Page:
SHR Leads Red Spruce Restoration

August 17, 2022

Big plans are sprouting at Southern Highlands Reserve. We are proud to announce that SHR has been tapped by the federal government to take the lead in red spruce restoration for the Southern Appalachian Mountain region. In order to reach goals set with partners including The Nature Conservancy, U.S. Forest Service and U.S. Fish & Wildlife, we will raise 50,000 new trees to be planted on public lands — quite an increase from our original goal of 10,000. In recognition of our organization’s crucial role in restoration, SHR Executive Director Kelly Holdbrooks has been invited to Washington, D.C., to participate in the lighting of the Capitol Christmas tree, which this year is a red spruce from North Carolina.

The story of our relationship with red spruce began two decades ago, when we first grew them to plant in our own garden. Then a chance meeting with a wildlife biologist with the North Carolina Wildlife Resource Commission developed into a partnership when she asked us to grow trees for her conservation work with the Carolina northern flying squirrel. From there, our efforts grew into a grassroots campaign to save an ecosystem vital to many endangered plant and animal species, as well as to the beauty and bounty that draws visitors to our region.

These high-elevation spruce-fir forests are relics of the glacial period. They were left stranded, like islands in the sky, as the earth warmed and glaciers retreated. Logging and subsequent wildfires have decimated them during the last century, and they continue to struggle due to rising temperatures and drought. They are home to several endangered and threatened species of birds, insects and animals, including the Carolina northern flying squirrel.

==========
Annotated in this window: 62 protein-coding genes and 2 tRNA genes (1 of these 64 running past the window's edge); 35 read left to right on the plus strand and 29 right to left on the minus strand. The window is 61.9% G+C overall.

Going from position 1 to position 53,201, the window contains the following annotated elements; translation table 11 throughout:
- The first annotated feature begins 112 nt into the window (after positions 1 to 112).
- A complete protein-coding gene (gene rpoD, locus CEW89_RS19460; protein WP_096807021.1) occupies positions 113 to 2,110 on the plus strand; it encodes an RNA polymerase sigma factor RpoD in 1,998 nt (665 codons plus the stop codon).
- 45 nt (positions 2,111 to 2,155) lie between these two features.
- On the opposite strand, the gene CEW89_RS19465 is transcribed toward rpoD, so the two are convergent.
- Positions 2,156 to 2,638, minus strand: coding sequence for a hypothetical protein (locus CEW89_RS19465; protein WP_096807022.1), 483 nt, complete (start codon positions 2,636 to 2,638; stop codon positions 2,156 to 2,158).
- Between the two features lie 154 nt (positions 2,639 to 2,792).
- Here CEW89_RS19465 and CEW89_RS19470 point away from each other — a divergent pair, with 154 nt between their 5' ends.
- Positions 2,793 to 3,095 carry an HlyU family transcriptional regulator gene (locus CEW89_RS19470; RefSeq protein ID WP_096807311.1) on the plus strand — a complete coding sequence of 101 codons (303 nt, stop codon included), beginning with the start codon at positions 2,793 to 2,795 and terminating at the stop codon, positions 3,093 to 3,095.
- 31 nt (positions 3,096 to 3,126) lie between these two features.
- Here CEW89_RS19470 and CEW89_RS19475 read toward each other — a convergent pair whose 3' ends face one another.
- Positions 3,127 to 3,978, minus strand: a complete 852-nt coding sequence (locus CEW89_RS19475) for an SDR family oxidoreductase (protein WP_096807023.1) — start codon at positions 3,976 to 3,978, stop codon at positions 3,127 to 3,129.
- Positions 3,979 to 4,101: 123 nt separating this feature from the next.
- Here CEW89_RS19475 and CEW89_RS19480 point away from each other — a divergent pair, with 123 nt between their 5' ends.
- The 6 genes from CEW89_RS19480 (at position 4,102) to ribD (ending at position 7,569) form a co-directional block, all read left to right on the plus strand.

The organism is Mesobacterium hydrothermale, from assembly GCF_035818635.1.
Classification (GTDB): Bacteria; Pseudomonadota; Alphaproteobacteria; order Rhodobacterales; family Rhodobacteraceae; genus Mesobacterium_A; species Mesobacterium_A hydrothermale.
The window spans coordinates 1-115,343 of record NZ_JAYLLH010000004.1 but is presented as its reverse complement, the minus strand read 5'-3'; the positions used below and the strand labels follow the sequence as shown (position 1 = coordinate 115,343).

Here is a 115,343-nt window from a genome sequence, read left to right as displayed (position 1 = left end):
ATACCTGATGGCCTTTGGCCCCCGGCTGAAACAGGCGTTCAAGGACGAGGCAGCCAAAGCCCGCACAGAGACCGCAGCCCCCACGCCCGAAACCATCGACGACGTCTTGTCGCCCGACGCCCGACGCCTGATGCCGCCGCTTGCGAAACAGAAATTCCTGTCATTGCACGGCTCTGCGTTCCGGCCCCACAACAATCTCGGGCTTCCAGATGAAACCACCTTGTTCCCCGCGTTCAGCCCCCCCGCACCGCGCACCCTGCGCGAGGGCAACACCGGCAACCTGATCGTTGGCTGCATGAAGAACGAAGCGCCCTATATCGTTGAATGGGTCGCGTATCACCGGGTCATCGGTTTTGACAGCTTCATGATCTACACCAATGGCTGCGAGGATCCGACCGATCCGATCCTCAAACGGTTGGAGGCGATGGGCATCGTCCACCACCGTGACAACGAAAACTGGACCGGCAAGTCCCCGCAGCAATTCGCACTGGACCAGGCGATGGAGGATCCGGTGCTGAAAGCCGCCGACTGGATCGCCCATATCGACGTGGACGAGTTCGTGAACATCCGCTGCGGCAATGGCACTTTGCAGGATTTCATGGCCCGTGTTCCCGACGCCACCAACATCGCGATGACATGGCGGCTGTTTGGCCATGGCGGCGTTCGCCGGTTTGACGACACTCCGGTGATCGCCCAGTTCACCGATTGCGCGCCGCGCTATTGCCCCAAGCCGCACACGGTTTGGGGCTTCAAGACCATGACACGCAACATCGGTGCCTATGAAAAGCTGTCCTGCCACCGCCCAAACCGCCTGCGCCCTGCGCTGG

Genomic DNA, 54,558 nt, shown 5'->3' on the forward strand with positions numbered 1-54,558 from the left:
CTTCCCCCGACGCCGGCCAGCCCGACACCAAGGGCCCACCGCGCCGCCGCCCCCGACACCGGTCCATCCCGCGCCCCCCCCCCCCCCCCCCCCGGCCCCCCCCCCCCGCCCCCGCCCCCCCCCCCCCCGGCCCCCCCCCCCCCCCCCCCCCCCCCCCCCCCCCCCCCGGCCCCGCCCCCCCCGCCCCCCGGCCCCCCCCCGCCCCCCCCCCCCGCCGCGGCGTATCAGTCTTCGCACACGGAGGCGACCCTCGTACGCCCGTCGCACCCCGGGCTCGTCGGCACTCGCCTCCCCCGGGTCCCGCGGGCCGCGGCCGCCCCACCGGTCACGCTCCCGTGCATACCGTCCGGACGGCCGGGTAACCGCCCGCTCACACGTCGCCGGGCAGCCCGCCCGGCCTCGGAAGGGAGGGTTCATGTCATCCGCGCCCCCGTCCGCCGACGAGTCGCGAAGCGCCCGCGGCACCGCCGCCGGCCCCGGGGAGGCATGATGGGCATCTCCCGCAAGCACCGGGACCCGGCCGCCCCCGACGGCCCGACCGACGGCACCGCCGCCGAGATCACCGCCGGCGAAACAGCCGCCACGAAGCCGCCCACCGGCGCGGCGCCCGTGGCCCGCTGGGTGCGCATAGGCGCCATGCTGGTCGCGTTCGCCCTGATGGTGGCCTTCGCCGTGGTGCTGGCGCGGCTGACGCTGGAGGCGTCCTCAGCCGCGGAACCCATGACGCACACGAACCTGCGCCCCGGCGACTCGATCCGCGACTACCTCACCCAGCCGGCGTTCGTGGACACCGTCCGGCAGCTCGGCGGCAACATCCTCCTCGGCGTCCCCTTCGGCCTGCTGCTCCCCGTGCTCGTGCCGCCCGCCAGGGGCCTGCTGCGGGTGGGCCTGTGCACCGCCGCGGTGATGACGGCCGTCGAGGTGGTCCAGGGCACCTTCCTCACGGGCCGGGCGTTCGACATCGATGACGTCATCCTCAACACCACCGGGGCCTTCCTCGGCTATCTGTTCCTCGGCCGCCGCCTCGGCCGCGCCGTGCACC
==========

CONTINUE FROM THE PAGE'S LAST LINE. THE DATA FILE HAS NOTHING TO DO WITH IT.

SHR has an unprecedented 90 percent success rate in planting red spruce trees. To date, we’ve grown more than 10,000 mature red spruce saplings from seed and planted more than 5,000 red spruce trees on public land with partners and volunteers.

Red spruce saplings are more sensitive to environmental stress than mature trees. One key to our success in raising them is the Reserve’s elevation, topography, and climate, which mimics the conditions of high-elevation forests and reduces transplant shock. We also specialize in helping them develop a robust root zone so they can survive in the wild without consistent and reliable watering.

We’re not the first and we’re not the last to rebuild forests. We started doing this many years ago because we wanted to, and it’s the right thing to do for the benefit of every species. We invite you to join us in our efforts by donating, sponsoring a tree in honor of a cause or loved one or volunteering with us. Our hope is that our children and grandchildren will be able to walk in high-elevation spruce forests.

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